Charles Kagay, of California Appellate Law Group in San Francisco, CA. (Courtesy photo)
Frank Lloyd Wright famously once said: “A doctor can bury his mistakes, but an architect can only advise his clients to plant vines.” What about a Supreme Court, whose stock in trade is words, albeit words that often wind up written in stone? A recent California Supreme Court decision, Ryan v. Rosenfeld, had to confront this question.
Ryan illustrates that a good place to look for judicial mistakes is in California’s labyrinth of post-trial motions, which can be a source of vexation for trial practitioners. It is bad enough to lose a judgment; now you have to choose, often quickly, whether to file a motion for new trial, motion for judgment notwithstanding the verdict, motion to vacate the judgment, motion to correct the judgment, motion to set aside a judgment, motion for relief from judgment, some combination of motions, or perhaps some creative non-statutory motion.
For an appellate practitioner, the key question is often whether it is possible to appeal the grant or denial of such a motion. Ryan shows that even the Supreme Court can get the answer to such a seemingly fundamental question wrong.
Superficially, whether a post-judgment order can be appealed ought to be a simple proposition. The California Supreme Court, in a 2010 case called Dana Point Safe Harbor Collective v. Superior Court, made clear the right to appeal is wholly statutory. Code of Civil Procedure section 904.1 lists appealable judgments and orders, and section 904.1(a)(1) makes final judgments appealable. Section 904.1(a)(4) allows an appeal from an order granting a new trial or denying a motion for judgment notwithstanding the verdict, so those two are easy. More broadly, section 904.1(a)(2) makes appealable “an order made after a judgment made appealable by paragraph (1).”
Section 904.1(a)(2) on its face appears to answer the question of whether you can appeal the grant or denial of a post-judgment motion, since these are orders made after an appealable judgment. But the answer is not always so simple
The Supreme Court has set out two other hurdles an order after judgment must clear before it is deemed appealable. In Lakin v. Watkins Associated Industries, the court held issues raised by the appeal from the order must be different from those raised by an appeal from the judgment—otherwise, appellant would be getting a second chance to appeal—and the order must either affect the judgment or relate to it by enforcing it or staying its execution.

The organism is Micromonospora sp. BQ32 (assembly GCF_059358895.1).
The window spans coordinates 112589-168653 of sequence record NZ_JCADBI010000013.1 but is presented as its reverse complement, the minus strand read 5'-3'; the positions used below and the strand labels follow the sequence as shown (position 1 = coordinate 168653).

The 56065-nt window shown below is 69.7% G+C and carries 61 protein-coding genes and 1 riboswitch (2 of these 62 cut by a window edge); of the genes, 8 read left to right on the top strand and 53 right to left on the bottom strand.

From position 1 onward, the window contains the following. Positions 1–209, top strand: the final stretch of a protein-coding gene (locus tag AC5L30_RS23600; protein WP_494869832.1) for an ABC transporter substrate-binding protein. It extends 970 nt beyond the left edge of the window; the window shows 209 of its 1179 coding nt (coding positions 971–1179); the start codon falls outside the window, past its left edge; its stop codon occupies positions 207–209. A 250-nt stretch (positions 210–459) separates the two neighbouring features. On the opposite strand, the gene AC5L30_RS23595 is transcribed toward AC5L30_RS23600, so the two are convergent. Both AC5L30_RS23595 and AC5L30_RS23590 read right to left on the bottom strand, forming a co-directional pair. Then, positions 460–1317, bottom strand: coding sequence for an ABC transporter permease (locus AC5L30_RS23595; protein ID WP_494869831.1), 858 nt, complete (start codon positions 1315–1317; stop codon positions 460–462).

This test is not as clear as one might like, and so it sometimes is hard to say whether an order on a given post-judgment motion is appealable. For example, in San Bernardino County Flood Control Dist. v. Grabowski, the court determined an order denying a motion to correct a judgment is not appealable. Or perhaps it is, as the court decided in Bowden v. Green.
The denial of a motion for new trial, the court has held since 1919’s Marsh v. Lapp, is not appealable. With the passage of time, the Supreme Court thought the non-appealability of such an order ought to be apparent. In Rodriguez v. Barnett, the “appeal [of the denial of the new trial motion] was dismissed from the bench with an admonition from the Chief Justice to counsel and to members of the bar generally to cease appealing from such an obviously nonappealable order.”
But Ryan shows that perhaps the court should not be so quick to scold attorneys who take on precedent dictating the appealability of a post-judgment order. The Ryan appellant had appealed both the dismissal of his action and the denial of his subsequent Code of Civil Procedure section 663 motion to vacate the judgment. The Court of Appeal affirmed, holding that the appeal of the judgment was untimely and that denial of the motion to vacate was “not appealable.” The Supreme Court granted review on the latter issue.
The thrust of the Ryan decision was that the court had, more than a century earlier in Bond v. United Railroads of San Francisco, held the denial of a motion to vacate a judgment appealable; that it had repeatedly so held thereafter; that the Legislature had enacted section 904.1 without taking exception to this holding; that such an order was plainly “an order made after a[n appealable] judgment,” for which section 904.1 permits an appeal; and so of course the order was appealable.
The one difficulty with this scenario was that the court’s most recent direct statement on the issue, in 1978’s Clemmer v. Hartford Insurance Company, had held just the opposite. That decision lumped together appeals from the denial of a motion to vacate a judgment and from the denial of a motion for new trial, and then dismissed them both, “said orders being nonappealable.” Ever since, the courts of appeal had been left scratching their collective heads over this unexplained departure from precedent, with inconsistent results. The Ryan court attributed this bewilderment to Clemmer’s “lacunae”—which is to say, the decision stated its conclusion but did not give any reasons at all.
To its credit, the Supreme Court tried neither to bury this mistake in a footnote nor to obscure it with jurisprudential vines. It reaffirmed that the denial of a motion to vacate a judgment can be appealed, holding in Ryan that “Clemmer’s unexplained departure from this view was mistaken.”
The lesson for lawyers trying to work their way through the post-judgment motion maze is that the appealability of the trial court’s order is often worth a second or even a third look, perhaps by an appellate specialist. Certainly, Mr. Ryan advanced his cause by confronting the Supreme Court with a mistake it proved willing to address head-on.